Battered by storms - and a tornado

Felled trees in Cragg Vale as a tornado hit the valley
Felled trees in Cragg Vale as a tornado hit the valley

The Calder Valley may have escaped the storm which devastated much of the country overnight on Sunday and Monday but still took a battering from the elements between Friday afternoon and Monday morning.

A tornado struck Cragg Vale and Luddenden late on Friday afternoon, and close on its heels two thunderstorms, a prolonged one peppered with hailstones and a briefer mid-evening downpour, caused residents concern - and prompted many of them to take action to protect their homes and begin drawing up a list of trouble spots in terms of blocked drains to pass on to the council for action.

For its part, the council sent drains cleaners into operation from Saturday morning to start unblocking drains clogged with leaves and other debris and began dealing with trees which had been brought down into Cragg Road following Friday’s tornado, residents clearing it for vehicles to pass again.

Environmental problems struck again at Mytholmroyd on Monday with damage to a culvert suspected of causing a length of the Rochdale Canal to drain. The same day found a little dog who had been tied to a tree after being found wandering in Centre Vale Park, Todmorden, on the way back to be reunited with her owner after braving the weekend elements.

Friday’s thunderstorms saw roofs and gardens damaged at Luddenden while the force of the tornado, which struck parts of the valley, also brought down trees across sections of Cragg Road above the Robin Hood pub at Cragg Vale.

Residents of Victoria Buildings set about clearing as much of the trees as they could and Jade Smith said: “We used the bollards and signs from the road side to direct the traffic. it was amazing to see how the community became a cohesive team of works clearing the road for all who come through.”

Neighbours in many parts of the valley, especially Todmorden, were fearful of surface flooding as drains struggled to take the water at the height of the downpour, with the road closed for a time at Halifax Road, Todmorden, to prevent wash from vehicles from heading towards homes.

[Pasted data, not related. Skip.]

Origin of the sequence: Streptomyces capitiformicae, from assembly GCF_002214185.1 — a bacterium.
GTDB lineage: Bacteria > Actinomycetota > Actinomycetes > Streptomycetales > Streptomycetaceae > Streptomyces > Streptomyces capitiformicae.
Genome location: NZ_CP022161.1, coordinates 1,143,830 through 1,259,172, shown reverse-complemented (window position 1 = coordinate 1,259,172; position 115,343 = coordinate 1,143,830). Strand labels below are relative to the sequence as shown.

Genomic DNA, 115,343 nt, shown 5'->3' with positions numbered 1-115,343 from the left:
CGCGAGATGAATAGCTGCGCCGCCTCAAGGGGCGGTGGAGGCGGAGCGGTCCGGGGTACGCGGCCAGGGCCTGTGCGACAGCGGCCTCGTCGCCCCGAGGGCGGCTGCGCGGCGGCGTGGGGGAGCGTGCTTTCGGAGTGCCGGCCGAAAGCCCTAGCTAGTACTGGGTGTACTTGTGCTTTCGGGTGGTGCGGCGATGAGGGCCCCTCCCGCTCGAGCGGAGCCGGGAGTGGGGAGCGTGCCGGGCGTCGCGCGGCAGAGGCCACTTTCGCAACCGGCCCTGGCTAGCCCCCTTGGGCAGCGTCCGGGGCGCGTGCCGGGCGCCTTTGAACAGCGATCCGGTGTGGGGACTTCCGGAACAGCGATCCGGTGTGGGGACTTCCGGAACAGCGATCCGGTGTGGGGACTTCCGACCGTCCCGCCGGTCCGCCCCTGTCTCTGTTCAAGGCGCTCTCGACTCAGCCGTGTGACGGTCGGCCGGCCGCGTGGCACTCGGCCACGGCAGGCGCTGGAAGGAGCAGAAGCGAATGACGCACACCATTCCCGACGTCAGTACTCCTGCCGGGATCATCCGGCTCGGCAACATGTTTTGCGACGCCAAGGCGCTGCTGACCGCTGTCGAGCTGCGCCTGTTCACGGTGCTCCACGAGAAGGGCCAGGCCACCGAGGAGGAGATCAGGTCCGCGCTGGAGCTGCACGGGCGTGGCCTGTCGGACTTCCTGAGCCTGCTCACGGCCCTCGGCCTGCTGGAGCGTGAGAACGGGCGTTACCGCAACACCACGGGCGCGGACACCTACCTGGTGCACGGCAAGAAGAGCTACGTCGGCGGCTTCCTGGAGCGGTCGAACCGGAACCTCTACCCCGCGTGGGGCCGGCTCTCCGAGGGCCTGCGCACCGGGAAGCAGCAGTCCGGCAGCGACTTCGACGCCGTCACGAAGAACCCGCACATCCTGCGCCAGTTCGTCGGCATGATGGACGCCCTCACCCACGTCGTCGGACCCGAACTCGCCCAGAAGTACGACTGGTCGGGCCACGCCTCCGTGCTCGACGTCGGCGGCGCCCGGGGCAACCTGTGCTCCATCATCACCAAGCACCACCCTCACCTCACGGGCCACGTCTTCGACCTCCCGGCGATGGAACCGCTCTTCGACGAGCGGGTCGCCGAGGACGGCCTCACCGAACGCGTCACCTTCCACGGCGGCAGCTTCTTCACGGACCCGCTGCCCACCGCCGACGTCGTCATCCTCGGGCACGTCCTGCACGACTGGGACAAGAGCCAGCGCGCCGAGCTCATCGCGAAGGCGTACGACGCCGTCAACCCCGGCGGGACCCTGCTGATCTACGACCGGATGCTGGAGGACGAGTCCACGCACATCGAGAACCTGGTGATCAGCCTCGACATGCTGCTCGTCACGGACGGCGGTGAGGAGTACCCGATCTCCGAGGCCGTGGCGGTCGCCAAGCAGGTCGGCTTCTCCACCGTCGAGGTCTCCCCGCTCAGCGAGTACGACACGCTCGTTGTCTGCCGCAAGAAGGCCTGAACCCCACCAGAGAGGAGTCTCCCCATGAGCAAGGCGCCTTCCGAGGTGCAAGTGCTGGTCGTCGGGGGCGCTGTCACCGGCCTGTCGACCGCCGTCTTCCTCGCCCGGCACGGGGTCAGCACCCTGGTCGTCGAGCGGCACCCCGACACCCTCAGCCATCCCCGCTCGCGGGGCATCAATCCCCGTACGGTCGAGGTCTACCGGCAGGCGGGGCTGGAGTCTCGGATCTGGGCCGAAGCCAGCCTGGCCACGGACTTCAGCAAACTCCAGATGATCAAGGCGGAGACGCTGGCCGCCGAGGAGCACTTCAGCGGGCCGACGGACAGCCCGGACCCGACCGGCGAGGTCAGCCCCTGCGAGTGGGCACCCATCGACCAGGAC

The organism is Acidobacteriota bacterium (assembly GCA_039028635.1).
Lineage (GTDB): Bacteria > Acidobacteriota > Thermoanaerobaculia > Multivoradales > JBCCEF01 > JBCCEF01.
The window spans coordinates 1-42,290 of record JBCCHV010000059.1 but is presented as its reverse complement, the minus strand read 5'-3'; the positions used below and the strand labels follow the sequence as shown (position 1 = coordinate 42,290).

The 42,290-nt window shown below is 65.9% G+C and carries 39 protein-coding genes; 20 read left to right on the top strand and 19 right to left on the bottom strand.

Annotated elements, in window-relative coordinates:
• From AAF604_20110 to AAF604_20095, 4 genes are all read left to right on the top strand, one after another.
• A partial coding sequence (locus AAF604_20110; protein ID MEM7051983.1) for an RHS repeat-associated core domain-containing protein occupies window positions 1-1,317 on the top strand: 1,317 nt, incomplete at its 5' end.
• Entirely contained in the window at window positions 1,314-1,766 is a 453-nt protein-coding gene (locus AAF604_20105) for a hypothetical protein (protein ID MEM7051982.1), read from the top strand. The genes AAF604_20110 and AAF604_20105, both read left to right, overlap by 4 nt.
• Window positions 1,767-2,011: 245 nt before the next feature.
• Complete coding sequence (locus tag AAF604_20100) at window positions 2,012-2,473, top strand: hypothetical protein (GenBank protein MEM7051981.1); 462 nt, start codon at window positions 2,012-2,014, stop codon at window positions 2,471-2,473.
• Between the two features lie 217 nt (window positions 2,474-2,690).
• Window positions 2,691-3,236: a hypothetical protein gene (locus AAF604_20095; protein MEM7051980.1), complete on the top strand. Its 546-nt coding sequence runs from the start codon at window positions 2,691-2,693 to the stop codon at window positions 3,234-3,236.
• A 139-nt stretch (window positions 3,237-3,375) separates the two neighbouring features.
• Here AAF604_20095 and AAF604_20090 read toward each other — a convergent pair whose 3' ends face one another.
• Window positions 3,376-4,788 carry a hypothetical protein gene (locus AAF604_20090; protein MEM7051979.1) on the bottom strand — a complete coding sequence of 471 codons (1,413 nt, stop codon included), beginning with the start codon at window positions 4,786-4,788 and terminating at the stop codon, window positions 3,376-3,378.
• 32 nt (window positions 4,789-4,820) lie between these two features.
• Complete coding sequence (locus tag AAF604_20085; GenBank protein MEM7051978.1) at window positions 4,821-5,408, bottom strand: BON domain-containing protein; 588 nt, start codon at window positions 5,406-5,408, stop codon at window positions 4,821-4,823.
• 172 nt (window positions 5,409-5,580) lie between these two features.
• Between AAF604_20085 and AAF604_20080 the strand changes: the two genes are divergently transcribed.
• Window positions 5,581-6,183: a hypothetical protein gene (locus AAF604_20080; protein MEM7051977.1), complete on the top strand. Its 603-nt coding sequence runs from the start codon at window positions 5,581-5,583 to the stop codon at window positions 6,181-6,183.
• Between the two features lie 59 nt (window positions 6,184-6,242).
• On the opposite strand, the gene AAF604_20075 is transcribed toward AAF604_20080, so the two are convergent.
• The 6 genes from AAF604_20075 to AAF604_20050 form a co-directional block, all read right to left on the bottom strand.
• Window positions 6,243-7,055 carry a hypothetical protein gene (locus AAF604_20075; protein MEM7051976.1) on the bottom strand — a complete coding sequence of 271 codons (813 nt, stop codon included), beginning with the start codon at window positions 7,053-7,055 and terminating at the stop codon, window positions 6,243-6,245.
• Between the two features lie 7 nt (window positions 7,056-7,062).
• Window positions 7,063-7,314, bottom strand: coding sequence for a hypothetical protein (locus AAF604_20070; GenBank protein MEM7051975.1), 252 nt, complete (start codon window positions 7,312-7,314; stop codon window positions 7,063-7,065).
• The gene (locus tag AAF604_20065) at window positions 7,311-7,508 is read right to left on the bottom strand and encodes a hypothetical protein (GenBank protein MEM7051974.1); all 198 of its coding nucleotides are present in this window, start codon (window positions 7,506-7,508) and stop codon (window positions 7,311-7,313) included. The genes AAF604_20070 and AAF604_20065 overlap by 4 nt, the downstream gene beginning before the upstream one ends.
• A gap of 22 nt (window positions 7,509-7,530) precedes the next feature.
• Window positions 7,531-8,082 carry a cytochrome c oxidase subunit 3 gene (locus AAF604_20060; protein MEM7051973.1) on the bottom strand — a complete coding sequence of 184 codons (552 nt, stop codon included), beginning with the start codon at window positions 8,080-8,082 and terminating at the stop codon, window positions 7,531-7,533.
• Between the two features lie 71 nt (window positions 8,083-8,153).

Neighbours made use of the Calder Valley Community Support (formerly Calder Valley Flood Group) Facebook site to post warnings about very localised areas, with water stopping rising in the nick of time at parts of town including Rochdale Road near the newly re-opened Vedas restaurant, the same road at the heart of Walsden village, Bacup Road and streets at Shade. Surface water also caused problems all down the valley with routes passable only with care on the part of drivers. Some drivers were also causing concern with their actions, with instances of drivers overtaking vehicles moving carefully through surface water being reported.

The CVCS Facebook group is compiling a list of drainage trouble spots which it intends to pass on to Calderdale Council as a pointer to where problems are occurring during extreme downpours.

Todmorden Flood Group is also intending to take up issues on behalf of residents relating to an underground culvert at Scott Street, Walsden, which floods gardens and at times homes when conditions become extreme.

There was a happy ending when a dog which had escaped from home endured high winds and torrential rain after it was left tied to a tree during bad weather over the weekend.

While most pets were tucked up indoors, the little Cairn terrier was found tethered to a tree in the woods in Centre Vale Park, Todmorden, on Monday morning.

The dog was taken to West Mount Vets, Burnley Road, where she was looked after by staff.

Officers from the Upper Valley Neighbourhood Policing Team said the dog’s owner has now been located. A spokesperson said on Monday: “The dog had escaped and somebody found her wandering on the park so tied her up. Her owner is now on the way to collect her.”

Monday morning also found the Midgley Road Bridge (Mytholmroyd) section of the Rochdale Canal and the adjacent footpath closed after a culvert was suspected to have collapsed. The incident happened on Monday morning when passers-by reported that the canal appeared to be leaking between lock six and seven. Engineers from The Canal and River Trust, the guardian of 2,000 miles of historic waterways across England and Wales, secured the area on Monday afternoon and are now investigating the cause of the problem.

David Baldacchino, waterway manager at the Canal & River Trust said: “On Monday morning (October 28), volunteers reported to the Trust that the canal was leaking between locks 6 and 7 on the Rochdale Canal in Mytholmroyd. Initial investigations by our engineers have confirmed that a culvert has failed beneath the canal.

“The canal has closed to boats between these two locks while we look into the problem.

“At this stage we don’t know why this has happened and our engineers are continuing their investigations and devising a programme of repairs. We’re very grateful to the volunteers for bringing this to our attention so quickly. “

Hebden Royd Town Councillor and Liberal Democrat candidate for the Luddenden Foot ward Tony Hodgins, who reported the incident to the trust, said he has lived in Mytholmroyd all his life and had never seen anything like it.